Hypoglycemia and Risk of Death in Critically Ill Patients

Study Questions:

What is the impact of hypoglycemia on mortality in critically ill patients?


The investigators examined the associations between moderate and severe hypoglycemia (blood glucose, 41-70 mg/dl [2.3-3.9 mmol/L] and ≤40 mg/dl [2.2 mmol/L], respectively) and death among 6,026 critically ill patients in intensive care units (ICUs). Patients were randomly assigned to intensive or conventional glucose control. They used Cox regression analysis with adjustment for treatment assignment and for baseline and post-randomization covariates.


Follow-up data were available for 6,026 patients: 2,714 (45.0%) had moderate hypoglycemia, 2,237 (82.4%) of whom were in the intensive-control group (i.e., 74.2% of the 3,013 patients in the group), and 223 patients (3.7%) had severe hypoglycemia, 208 (93.3%) of whom were in the intensive-control group (i.e., 6.9% of the patients in this group). Of the 3,089 patients who did not have hypoglycemia, 726 (23.5%) died, as compared with 774 of the 2,714 with moderate hypoglycemia (28.5%) and 79 of the 223 with severe hypoglycemia (35.4%). The adjusted hazard ratios for death among patients with moderate or severe hypoglycemia, as compared with those without hypoglycemia, were 1.41 (95% confidence interval [CI], 1.21-1.62; p < 0.001) and 2.10 (95% CI, 1.59-2.77; p < 0.001), respectively. The association with death was increased among patients who had moderate hypoglycemia on more than 1 day (>1 day vs. 1 day, p = 0.01), those who died from distributive (vasodilated) shock (p < 0.001), and those who had severe hypoglycemia in the absence of insulin treatment (hazard ratio, 3.84; 95% CI, 2.37-6.23; p < 0.001).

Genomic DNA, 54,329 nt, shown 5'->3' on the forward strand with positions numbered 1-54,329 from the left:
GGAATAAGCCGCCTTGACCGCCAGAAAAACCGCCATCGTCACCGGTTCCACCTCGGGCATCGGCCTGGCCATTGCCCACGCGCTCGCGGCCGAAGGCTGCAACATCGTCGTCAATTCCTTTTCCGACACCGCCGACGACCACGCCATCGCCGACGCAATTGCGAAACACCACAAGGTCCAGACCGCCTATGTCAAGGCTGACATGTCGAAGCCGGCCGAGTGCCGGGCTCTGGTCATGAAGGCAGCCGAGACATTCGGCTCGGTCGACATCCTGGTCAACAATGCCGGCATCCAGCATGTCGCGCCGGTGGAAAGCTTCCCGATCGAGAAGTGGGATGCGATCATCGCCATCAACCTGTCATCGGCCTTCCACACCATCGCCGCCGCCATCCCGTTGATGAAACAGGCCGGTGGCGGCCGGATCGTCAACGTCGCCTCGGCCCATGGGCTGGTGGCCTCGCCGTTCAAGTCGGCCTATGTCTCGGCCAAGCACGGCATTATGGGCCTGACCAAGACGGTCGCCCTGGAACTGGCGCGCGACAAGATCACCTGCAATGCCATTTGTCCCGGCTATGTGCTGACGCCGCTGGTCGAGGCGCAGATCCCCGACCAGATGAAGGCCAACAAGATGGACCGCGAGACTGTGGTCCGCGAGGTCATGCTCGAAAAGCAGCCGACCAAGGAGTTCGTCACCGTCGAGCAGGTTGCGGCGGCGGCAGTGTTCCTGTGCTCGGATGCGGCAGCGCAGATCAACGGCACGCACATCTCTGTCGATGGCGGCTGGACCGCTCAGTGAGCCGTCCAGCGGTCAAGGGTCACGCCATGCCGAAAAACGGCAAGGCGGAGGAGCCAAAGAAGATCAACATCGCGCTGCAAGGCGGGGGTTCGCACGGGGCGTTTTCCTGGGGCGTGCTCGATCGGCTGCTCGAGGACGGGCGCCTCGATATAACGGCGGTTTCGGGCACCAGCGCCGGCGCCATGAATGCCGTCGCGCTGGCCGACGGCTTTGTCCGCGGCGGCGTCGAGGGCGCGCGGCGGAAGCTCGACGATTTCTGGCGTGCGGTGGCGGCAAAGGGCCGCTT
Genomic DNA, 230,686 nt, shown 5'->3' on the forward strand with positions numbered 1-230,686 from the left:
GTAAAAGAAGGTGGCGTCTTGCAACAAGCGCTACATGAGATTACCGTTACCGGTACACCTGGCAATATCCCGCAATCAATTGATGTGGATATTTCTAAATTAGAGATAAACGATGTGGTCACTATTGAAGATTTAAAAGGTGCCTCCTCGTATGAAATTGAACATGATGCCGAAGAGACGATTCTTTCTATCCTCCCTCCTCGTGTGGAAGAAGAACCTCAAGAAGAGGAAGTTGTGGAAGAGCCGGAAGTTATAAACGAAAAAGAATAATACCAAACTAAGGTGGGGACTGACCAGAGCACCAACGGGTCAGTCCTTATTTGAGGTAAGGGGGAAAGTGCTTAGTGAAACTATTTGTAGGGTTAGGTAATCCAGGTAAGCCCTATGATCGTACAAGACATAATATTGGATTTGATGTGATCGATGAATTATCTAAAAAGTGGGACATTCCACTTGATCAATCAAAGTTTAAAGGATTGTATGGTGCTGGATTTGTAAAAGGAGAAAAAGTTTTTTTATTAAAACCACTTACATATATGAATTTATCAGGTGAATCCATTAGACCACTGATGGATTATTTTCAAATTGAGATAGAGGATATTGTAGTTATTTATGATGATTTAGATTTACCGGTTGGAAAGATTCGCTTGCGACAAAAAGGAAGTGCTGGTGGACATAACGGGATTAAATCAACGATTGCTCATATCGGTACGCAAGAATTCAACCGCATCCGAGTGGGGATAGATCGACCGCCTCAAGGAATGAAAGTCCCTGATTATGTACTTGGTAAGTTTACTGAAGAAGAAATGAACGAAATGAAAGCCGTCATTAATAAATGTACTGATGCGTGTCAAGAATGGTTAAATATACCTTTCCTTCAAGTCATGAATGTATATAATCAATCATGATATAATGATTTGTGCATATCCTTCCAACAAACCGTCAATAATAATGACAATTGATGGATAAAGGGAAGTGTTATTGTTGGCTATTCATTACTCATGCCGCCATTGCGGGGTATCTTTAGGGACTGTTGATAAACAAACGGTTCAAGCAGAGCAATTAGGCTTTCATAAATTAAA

The authors concluded that in critically ill patients, intensive glucose control leads to moderate and severe hypoglycemia, both of which are associated with an increased risk of death.


This study reports that among critically ill patients, moderate and severe hypoglycemia are both strongly associated with an increased risk of death, and that the risk is greater among patients who have severe hypoglycemia. It seems prudent to ensure that strategies for managing the blood glucose concentration in critically ill patients focus not only on the control of hyperglycemia, but also on avoidance of both moderate and severe hypoglycemia. The current recommendation of the American Diabetes Association suggests a target blood glucose concentration of 144-180 mg/dl, and will help reduce the risk of hypoglycemia in critically ill patients.

Keywords: Incidence, Risk, Insulin, Follow-Up Studies, Blood Glucose, Cardiology, Cardiovascular Diseases, Critical Illness, Hypoglycemia, Diabetes Mellitus, United States

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